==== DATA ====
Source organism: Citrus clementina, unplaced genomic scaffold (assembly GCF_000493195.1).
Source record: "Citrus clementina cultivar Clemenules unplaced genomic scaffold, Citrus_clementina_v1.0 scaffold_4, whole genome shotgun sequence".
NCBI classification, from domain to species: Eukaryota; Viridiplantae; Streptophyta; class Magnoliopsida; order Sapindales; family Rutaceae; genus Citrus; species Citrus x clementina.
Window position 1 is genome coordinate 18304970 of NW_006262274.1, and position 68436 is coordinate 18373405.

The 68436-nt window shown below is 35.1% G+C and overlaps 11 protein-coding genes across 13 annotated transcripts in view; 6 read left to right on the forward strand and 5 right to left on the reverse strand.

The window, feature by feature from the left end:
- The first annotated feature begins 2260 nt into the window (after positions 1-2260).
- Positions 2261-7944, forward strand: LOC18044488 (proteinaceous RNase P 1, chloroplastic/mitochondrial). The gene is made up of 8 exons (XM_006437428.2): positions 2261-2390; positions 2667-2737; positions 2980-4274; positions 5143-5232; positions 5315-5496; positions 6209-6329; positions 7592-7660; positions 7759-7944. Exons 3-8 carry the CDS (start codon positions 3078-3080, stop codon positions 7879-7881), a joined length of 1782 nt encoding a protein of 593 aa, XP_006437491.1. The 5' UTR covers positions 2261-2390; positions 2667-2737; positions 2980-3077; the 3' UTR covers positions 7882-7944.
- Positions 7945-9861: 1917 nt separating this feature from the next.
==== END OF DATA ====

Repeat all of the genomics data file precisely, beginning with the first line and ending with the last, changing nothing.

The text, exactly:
Source organism: Citrus clementina, unplaced genomic scaffold (assembly GCF_000493195.1).
Source record: "Citrus clementina cultivar Clemenules unplaced genomic scaffold, Citrus_clementina_v1.0 scaffold_4, whole genome shotgun sequence".
NCBI classification, from domain to species: Eukaryota; Viridiplantae; Streptophyta; class Magnoliopsida; order Sapindales; family Rutaceae; genus Citrus; species Citrus x clementina.
Window position 1 is genome coordinate 18304970 of NW_006262274.1, and position 68436 is coordinate 18373405.

The 68436-nt window shown below is 35.1% G+C and overlaps 11 protein-coding genes across 13 annotated transcripts in view; 6 read left to right on the forward strand and 5 right to left on the reverse strand.

The window, feature by feature from the left end:
- The first annotated feature begins 2260 nt into the window (after positions 1-2260).
- Positions 2261-7944, forward strand: LOC18044488 (proteinaceous RNase P 1, chloroplastic/mitochondrial). The gene is made up of 8 exons (XM_006437428.2): positions 2261-2390; positions 2667-2737; positions 2980-4274; positions 5143-5232; positions 5315-5496; positions 6209-6329; positions 7592-7660; positions 7759-7944. Exons 3-8 carry the CDS (start codon positions 3078-3080, stop codon positions 7879-7881), a joined length of 1782 nt encoding a protein of 593 aa, XP_006437491.1. The 5' UTR covers positions 2261-2390; positions 2667-2737; positions 2980-3077; the 3' UTR covers positions 7882-7944.
- Positions 7945-9861: 1917 nt separating this feature from the next.